8
What Cities Would Look Like if Lit Only by the Stars | WIRED

Carl Sagan once said anything shining in the night sky does so because of distant nuclear fusion. The physics involved are awesome, and so too are the billions and billions of stars seen from here on Earth. But with every passing day, increasing light and air pollution from growing cities diminishes our ability to observe the cosmos.

9
The Fermi Paradox - Wait But Why

I am guessing there are very few of those 500 that would actually lie on purpose.. so I believe that they believe they did see something amazing.. but I don’t think ANY of them were little green men or aliens from another world… In summary they did witness some amazing things, just none of them were piloted by alien spacecraft (a mix of explainable/rare occurrences that do happen naturally) … In summary I think most of these people could pass a lie detector test (maybe 10% could not, or made up some stuff.. ) Anyhow.. I believe they believe.. I just understand the laws of physics enough to know that it is ridiculous to think green men are flying in our airspace from different galaxies. Takes too long to get here and although wormholes and warp drives are cool ideas (even moving time/space around us) they are (for now) just in the movies and so ridiculously unlikely, I don’t believe them yet. I think it is early in the total history of the Universe… we assume 13.7 billion years is a long time, but that only looks from the starting point of the Big bang… what if we (humans on earth) are a few billion years early.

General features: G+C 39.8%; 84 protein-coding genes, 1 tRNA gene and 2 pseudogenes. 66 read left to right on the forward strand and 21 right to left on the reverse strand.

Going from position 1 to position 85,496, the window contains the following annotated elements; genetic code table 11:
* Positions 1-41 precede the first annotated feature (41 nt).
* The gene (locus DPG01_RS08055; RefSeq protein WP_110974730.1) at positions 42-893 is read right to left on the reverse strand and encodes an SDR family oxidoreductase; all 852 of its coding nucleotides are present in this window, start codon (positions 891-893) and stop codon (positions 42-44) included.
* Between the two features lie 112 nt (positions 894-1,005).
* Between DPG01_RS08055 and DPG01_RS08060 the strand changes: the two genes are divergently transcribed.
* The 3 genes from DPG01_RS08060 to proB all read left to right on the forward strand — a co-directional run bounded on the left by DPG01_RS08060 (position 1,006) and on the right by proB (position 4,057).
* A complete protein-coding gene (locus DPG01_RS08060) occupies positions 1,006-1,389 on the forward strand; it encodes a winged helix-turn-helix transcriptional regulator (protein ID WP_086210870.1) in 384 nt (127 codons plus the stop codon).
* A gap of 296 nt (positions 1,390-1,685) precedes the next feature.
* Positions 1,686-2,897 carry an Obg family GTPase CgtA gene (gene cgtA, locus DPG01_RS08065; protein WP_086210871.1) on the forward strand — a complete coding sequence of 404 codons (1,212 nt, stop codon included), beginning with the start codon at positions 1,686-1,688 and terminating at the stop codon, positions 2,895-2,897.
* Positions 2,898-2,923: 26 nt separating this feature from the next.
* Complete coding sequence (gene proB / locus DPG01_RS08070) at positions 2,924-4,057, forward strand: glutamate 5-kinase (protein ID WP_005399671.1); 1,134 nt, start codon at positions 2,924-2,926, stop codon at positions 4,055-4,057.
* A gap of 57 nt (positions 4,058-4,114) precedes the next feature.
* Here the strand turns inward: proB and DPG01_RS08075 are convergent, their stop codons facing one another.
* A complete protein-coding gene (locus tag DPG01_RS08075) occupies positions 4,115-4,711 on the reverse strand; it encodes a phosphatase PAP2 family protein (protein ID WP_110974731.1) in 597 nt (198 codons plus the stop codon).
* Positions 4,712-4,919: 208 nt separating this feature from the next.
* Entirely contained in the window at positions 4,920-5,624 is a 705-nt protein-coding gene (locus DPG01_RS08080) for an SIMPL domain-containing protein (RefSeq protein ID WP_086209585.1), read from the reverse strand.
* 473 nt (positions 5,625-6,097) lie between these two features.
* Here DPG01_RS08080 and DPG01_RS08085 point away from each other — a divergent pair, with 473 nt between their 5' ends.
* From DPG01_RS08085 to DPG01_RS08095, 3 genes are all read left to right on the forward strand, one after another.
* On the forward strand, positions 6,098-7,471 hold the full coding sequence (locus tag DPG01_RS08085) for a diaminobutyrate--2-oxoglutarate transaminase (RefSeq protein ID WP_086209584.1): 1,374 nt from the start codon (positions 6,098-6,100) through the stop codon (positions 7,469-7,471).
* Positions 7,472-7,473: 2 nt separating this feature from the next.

10
The power of believing that you can improve

Carol Dweck researches “growth mindset” — the idea that we can grow our brain's capacity to learn and to solve problems. In this talk, she describes two ways to think about a problem that’s slightly too hard for you to solve. Are you not smart enough to solve it … or have you just not solved it yet? A great introduction to this influential field.

11
9 GIFs That Explain Responsive Design Brilliantly

Can't tell a responsive website from a merely adaptive one? These GIFs courtesy of Froont will turn you into a pedant in no time.

12
Flow, the secret to happiness

Mihaly Czikszentmihalyi asks, "What makes a life worth living?" Noting that money cannot make us happy, he looks to those who find pleasure and lasting satisfaction in activities that bring about a state of "flow."